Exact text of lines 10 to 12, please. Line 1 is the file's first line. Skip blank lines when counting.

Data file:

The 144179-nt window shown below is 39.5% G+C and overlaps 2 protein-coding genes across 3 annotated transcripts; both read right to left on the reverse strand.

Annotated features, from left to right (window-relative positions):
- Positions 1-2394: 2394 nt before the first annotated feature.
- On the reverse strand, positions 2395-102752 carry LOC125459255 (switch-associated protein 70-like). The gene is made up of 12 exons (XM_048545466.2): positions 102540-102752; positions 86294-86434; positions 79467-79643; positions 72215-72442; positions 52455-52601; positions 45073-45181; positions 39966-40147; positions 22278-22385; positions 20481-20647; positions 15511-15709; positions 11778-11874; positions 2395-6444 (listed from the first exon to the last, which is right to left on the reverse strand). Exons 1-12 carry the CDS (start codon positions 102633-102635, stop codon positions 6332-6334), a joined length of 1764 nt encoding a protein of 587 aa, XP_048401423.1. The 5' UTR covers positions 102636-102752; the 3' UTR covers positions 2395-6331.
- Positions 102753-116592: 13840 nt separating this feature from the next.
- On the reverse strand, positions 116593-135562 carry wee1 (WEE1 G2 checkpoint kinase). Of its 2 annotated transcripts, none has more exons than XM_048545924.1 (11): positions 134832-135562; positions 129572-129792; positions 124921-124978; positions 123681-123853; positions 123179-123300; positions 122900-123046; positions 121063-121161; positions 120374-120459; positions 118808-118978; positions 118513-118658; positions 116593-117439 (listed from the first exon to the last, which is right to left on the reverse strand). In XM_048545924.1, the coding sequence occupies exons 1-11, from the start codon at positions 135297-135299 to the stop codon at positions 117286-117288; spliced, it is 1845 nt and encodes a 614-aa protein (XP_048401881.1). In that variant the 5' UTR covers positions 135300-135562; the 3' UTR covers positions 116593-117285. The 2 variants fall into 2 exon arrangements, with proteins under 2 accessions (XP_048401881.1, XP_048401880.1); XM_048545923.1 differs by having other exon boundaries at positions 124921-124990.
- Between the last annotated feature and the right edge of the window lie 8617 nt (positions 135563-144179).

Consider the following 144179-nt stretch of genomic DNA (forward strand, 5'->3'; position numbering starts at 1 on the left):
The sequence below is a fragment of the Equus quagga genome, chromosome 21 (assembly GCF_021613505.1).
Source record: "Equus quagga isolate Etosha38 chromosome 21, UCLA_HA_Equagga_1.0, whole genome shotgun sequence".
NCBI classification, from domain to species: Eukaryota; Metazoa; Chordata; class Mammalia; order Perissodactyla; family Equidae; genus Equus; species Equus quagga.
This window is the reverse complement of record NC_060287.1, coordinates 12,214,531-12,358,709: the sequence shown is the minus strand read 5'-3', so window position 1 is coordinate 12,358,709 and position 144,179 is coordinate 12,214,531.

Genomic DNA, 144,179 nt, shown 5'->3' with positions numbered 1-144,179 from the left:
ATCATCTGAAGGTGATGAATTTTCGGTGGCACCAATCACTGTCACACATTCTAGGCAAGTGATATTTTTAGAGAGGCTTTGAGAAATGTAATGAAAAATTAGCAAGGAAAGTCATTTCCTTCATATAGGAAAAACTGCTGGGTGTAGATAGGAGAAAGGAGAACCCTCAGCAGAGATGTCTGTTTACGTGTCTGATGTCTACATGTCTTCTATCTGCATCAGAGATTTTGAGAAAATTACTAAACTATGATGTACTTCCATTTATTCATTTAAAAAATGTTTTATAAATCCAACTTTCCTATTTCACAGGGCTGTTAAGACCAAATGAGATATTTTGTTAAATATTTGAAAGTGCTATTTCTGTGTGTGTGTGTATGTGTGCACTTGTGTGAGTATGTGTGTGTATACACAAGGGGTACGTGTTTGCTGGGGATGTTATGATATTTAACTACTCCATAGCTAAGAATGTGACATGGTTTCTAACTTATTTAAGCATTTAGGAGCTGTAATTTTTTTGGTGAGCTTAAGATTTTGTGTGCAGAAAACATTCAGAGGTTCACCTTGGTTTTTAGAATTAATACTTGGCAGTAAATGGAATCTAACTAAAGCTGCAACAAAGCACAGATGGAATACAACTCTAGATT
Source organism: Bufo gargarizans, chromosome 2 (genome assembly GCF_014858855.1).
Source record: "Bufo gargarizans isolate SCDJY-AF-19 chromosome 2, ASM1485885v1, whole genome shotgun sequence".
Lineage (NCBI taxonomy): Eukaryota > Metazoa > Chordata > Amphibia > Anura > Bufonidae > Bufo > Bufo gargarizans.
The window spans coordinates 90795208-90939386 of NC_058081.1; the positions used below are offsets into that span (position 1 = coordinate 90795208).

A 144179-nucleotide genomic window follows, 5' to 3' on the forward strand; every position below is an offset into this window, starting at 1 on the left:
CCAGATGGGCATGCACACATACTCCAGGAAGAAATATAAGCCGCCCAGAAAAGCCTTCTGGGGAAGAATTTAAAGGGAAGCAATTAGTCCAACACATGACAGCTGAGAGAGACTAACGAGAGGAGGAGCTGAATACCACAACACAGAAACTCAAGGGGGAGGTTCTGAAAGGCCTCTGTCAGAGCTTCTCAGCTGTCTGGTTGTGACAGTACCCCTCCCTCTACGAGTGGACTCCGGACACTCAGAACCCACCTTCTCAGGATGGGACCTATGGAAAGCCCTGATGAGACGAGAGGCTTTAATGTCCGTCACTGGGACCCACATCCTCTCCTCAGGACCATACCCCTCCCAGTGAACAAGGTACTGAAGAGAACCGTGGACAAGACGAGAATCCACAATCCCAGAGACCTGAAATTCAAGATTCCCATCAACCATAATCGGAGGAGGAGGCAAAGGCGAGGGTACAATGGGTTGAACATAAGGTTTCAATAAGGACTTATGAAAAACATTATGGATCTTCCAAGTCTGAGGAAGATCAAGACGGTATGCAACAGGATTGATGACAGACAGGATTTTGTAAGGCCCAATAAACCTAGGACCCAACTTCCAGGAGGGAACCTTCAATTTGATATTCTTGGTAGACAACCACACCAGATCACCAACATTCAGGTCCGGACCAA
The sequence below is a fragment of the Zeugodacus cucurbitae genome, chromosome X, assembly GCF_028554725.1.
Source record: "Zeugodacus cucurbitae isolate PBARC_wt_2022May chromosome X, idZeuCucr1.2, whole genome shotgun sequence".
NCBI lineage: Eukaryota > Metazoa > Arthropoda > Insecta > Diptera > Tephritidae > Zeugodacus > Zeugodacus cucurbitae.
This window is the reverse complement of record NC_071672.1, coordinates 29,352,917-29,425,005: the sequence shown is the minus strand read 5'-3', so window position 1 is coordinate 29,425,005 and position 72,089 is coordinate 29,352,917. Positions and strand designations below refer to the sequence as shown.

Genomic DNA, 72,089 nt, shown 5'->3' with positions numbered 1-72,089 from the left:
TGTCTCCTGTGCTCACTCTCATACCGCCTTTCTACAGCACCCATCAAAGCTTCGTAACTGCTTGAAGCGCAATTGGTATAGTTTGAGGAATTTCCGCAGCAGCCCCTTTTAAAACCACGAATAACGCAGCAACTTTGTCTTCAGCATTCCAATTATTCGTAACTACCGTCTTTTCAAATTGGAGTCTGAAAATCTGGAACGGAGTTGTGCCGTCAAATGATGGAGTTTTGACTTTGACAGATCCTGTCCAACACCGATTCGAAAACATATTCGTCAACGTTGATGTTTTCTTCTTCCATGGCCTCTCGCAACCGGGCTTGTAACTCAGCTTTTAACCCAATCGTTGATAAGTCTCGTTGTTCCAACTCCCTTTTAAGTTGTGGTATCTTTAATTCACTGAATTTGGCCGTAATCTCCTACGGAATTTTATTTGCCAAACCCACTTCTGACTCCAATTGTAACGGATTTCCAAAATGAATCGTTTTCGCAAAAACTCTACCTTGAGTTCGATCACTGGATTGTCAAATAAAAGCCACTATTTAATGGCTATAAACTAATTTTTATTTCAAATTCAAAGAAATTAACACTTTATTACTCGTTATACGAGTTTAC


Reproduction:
Source record: "Equus quagga isolate Etosha38 chromosome 21, UCLA_HA_Equagga_1.0, whole genome shotgun sequence".
NCBI classification, from domain to species: Eukaryota; Metazoa; Chordata; class Mammalia; order Perissodactyla; family Equidae; genus Equus; species Equus quagga.
This window is the reverse complement of record NC_060287.1, coordinates 12,214,531-12,358,709: the sequence shown is the minus strand read 5'-3', so window position 1 is coordinate 12,358,709 and position 144,179 is coordinate 12,214,531.